Blood will show in a blocked vessel. For instance consider fluid dynamics as it relates to hemodynamics (it is fluid, degrees of viscosity). For an anology there is water flow down a channel (river) and the banks of the river have different sized barriers. The river flows with a given velocity (movement) and it will have a different sectional flow patterns and velocity based tortuousity,etc. Add volume and pressure at the mouth of the river and because of tortuosity, shear stress, velocity, etc. the banks of the river become less of a barrier and a dam develops and as the river flows there will be more deposits of material that blocks the normal flow of the river. What happens? The river flow meets higher resistance at the dam site and the river backs up and tributaries develop. Put oil in the water at the appropriate location and oil will show at the dam site and move into the branches as well
Another example consider a garden hose that has holes and at the end there is an outlet with some resistance to the water flow. Increase the water supply and the resistance increases at the outlet and water will leak out of the holes as there is less resistance. Fluids flow to area of least resistance. The examples, don't include the viablity of the human system and that adds other dimensions.
My cath angiogram showed/shows a comletely blocked LAD as well as the CTA as one would either have died or there are tributaries feeding into that would have been supplied by the LAD.
I'm sorry but I have to disagree with this. If we forget all the rivers and dams, tubes, hosepipes, stress, resistance etc and go back to real basics we can see why. There are many people with dead areas of heart muscle. This obviously means that muslce is receiving no oxygen, which means no blood. If you inject dye into the Left coronary artery or the right coronary artery, none of the vessels in those areas would show up on an angiogram because it's impossible. It's impossible because it would suggest blood flow to that area, which would suggest oxygen supply, which would suggest the tissue cannot be dead. That would lead to millions of people being misdiagnosed which I doubt.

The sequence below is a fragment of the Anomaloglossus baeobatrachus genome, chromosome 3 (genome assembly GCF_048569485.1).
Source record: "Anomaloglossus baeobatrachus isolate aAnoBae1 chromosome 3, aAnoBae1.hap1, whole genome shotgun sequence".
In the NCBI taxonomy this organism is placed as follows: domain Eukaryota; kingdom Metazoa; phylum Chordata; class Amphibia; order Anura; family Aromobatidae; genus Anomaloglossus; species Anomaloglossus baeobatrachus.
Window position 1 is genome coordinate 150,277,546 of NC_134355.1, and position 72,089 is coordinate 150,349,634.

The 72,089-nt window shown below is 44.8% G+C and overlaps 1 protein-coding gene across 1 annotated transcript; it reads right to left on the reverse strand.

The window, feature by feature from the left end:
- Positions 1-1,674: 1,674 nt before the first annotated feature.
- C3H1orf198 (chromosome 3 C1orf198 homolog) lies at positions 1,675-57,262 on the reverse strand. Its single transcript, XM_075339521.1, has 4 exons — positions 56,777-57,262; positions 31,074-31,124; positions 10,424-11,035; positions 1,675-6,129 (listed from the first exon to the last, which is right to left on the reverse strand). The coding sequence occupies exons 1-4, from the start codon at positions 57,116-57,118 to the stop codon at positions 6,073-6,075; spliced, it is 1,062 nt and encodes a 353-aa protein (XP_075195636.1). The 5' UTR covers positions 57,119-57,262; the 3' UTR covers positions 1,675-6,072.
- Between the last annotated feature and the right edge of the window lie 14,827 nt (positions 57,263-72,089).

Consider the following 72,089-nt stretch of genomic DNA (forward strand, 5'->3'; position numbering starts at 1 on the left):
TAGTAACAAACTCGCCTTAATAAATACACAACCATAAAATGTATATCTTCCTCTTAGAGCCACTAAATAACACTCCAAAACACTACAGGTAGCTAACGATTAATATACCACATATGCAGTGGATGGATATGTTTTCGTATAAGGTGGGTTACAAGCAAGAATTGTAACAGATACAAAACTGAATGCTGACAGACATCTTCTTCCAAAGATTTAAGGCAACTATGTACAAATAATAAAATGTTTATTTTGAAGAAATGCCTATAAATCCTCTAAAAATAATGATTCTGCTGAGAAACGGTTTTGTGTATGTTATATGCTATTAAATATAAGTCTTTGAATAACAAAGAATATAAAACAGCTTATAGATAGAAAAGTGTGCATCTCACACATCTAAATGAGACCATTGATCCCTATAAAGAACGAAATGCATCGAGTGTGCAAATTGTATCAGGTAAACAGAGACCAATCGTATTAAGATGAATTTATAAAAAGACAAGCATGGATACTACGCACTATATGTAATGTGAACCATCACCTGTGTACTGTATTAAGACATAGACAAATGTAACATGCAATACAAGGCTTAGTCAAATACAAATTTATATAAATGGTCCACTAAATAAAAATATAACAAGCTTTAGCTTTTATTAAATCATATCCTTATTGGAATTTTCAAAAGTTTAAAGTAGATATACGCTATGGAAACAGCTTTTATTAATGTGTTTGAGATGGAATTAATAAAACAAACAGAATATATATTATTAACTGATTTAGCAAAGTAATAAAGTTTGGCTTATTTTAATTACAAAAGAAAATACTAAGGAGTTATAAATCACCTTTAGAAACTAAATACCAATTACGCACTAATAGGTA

I can see your point with regards to collateral development for example, but we do know not everyone develops them, or in time. My LAD was too blocked 100% in the proximal section, but the remainder of the vessel appeared on the angiogram, although very thin. This was because it had a feed coming in from the very distal section, just enough to keep my heart muscle alive but not enough to allow exertion. So yes, if we develop natural bypasses, then the dye will find a way through but it can only flow within the blood. So no blood, no dye, no image. The Vein I mentioned in my case was closed, it was not able to accept blood from either end, hence it was empty. This is why is wouldn't show up on a standard angiogram. Empty vessels in dead areas of a heart would not show up on an angiogram or thallium perfusion scan because they rely on blood flowing.
Anyway back to my point. I think a CT scan is far more accurate than an angiogram because it detects all vessels and it is much lower risk. The newer scanners are much quicker also, much quicker than an angiogram. My wife went for a follow up CT scan last week for her cancer, which usually took 30 minutes. She went in the room and just as I picked up a magazine and started to flick through the pages, she was back out. I thought it had been cancelled and I was amased to hear the scan was finished so quick.